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Earleywine M, Van Dam NT. 
“Case studies in cannabis vaporization”. 
Addiction Research and Theory. 2010 June;18(3):243-249.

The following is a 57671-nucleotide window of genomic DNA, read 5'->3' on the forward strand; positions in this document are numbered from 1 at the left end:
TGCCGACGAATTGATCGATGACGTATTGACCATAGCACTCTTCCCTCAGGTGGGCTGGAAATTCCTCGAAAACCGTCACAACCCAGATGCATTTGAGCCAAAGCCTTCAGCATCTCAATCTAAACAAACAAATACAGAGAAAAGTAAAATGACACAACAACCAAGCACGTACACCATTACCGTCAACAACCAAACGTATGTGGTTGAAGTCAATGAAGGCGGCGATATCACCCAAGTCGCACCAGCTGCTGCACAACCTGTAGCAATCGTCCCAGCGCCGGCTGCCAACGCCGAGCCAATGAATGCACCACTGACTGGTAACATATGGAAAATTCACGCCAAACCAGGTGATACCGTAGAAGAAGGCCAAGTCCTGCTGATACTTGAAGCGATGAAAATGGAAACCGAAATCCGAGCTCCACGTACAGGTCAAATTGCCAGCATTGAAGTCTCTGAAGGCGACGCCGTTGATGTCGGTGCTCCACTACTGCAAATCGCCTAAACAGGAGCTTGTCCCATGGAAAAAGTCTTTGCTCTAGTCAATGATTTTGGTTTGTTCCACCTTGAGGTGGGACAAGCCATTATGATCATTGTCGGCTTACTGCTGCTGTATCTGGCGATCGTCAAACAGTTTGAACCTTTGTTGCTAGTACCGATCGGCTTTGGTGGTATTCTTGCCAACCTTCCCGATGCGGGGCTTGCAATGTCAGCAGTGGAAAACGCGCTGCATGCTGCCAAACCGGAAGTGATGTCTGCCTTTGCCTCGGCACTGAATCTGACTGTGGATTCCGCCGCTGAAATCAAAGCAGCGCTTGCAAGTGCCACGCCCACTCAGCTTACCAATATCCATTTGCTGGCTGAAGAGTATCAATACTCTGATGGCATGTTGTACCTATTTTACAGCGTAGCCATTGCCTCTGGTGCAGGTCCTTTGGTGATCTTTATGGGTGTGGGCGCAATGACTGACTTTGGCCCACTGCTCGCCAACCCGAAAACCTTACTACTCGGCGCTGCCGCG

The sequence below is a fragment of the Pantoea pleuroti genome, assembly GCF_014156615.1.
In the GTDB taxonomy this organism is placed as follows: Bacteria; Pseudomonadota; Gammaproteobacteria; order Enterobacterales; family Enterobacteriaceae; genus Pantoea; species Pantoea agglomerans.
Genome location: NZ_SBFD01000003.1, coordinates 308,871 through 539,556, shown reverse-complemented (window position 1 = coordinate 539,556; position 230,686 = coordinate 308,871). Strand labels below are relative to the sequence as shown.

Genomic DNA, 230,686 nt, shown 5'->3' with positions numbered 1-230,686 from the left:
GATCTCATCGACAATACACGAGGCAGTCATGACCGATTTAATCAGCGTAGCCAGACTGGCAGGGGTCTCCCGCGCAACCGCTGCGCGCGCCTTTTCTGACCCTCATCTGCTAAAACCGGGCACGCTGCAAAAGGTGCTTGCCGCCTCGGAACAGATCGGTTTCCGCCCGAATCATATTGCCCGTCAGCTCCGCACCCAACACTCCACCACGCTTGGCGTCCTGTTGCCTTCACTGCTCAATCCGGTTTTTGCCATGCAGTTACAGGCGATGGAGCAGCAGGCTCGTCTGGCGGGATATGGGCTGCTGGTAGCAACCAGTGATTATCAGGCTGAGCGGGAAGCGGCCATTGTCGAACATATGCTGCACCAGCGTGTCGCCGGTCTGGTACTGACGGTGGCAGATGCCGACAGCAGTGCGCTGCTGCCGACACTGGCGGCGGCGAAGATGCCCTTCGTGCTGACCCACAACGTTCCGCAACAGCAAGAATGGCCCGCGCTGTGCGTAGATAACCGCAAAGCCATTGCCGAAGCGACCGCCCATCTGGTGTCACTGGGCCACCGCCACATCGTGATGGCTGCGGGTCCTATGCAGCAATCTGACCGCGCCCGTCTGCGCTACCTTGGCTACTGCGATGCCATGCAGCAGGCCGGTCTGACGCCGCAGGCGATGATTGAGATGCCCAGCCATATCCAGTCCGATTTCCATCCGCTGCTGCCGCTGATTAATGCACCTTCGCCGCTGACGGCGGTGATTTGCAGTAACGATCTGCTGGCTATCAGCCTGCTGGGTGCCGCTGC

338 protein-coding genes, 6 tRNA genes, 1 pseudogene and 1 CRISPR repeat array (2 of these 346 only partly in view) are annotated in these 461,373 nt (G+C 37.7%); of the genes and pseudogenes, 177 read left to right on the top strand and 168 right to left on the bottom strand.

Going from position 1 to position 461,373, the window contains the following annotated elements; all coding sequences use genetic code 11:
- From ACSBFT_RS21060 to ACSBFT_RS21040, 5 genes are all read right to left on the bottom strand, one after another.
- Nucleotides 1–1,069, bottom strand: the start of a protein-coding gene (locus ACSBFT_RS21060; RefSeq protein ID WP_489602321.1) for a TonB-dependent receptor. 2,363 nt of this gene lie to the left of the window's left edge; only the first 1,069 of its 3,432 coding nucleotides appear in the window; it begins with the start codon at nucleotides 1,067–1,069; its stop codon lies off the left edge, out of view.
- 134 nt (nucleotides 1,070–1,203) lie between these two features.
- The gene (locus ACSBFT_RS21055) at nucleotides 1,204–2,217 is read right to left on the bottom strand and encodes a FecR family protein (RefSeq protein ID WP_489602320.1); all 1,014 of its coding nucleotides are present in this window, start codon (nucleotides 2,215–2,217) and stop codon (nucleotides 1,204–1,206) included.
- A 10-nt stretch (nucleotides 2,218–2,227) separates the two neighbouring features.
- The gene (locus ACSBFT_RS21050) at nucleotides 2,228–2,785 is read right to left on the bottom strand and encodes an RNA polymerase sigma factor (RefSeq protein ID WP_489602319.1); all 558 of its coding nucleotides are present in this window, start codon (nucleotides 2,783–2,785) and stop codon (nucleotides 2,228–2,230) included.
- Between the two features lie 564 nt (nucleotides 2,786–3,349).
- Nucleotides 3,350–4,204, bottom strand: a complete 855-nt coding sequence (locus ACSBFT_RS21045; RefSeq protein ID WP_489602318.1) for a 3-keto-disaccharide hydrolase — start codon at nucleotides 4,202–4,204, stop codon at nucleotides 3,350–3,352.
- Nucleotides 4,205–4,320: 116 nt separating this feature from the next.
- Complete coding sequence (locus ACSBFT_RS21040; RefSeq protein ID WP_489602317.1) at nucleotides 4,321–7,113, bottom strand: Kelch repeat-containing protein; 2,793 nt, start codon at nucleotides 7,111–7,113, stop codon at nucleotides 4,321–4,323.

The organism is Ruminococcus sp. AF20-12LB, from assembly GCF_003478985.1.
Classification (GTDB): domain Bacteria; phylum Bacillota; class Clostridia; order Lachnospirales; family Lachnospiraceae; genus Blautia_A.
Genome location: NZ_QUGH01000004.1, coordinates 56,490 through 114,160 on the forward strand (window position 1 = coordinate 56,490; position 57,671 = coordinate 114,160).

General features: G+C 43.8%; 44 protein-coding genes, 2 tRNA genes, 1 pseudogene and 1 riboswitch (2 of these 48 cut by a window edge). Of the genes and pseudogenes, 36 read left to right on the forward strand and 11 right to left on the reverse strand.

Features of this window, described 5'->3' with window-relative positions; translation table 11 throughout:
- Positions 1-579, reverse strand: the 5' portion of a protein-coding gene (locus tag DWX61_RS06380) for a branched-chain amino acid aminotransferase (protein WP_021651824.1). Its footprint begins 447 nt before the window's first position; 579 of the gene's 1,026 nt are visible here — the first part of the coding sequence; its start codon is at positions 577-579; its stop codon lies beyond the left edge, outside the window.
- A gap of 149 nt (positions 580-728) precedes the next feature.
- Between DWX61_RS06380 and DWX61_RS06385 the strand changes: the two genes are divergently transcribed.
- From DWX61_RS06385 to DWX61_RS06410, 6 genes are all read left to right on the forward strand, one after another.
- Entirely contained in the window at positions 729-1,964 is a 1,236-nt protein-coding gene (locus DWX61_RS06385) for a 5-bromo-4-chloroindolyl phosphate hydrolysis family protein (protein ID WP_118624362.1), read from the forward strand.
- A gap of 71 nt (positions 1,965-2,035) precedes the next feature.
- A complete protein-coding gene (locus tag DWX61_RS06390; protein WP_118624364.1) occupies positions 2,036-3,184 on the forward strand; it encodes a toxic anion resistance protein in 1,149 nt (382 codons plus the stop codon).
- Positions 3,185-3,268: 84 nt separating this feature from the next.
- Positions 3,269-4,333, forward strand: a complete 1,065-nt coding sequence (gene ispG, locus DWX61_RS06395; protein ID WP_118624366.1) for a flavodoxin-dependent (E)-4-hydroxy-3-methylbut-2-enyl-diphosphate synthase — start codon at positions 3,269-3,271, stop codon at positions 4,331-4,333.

Cannabis remains the world's most popular illicit drug despite its documented contribution to respiratory problems. The vaporizer heats cannabis without igniting it. Previous work suggests that vaporizers have the potential to minimize respiratory irritation, but it has not been used as an intervention yet. We sought to establish the feasibility of the vaporizer as an intervention for cannabis smokers with respiratory problems. Four cannabis users who reported respiratory symptoms including two tobacco smokers agreed to stop smoking cannabis and use the vaporizer for 1 month. The vaporizer appeared to be a practical and acceptable method for the administration of cannabis in users with respiratory problems. After 1 month of vaporizer use, self-reported respiratory symptoms improved dramatically. Measures of lung function forced expiratory volume FEVI and forced vital capacity FVC showed more modest improvements. Vaporizing proved reactive for tobacco smokers, leading them to decrease cigarette smoking and confounding interpretations of improvement. Nevertheless, those who smoked cannabis exclusively also benefited from the vaporizer. We attempted a reversal design where participants would then return to smoking but all refused. These results suggest that the cannabis vaporizer is acceptable to users, and has the potential to decrease cannabis-related respiratory problems. The device may increase awareness about respiratory health in cannabis users who also smoke cigarettes. Randomized control trials with large samples of users and longer durations of vaporizing appear warranted. Given the reactive effect of the vaporizer on tobacco use, such trials may have to focus initially on those who smoke cannabis but not tobacco.
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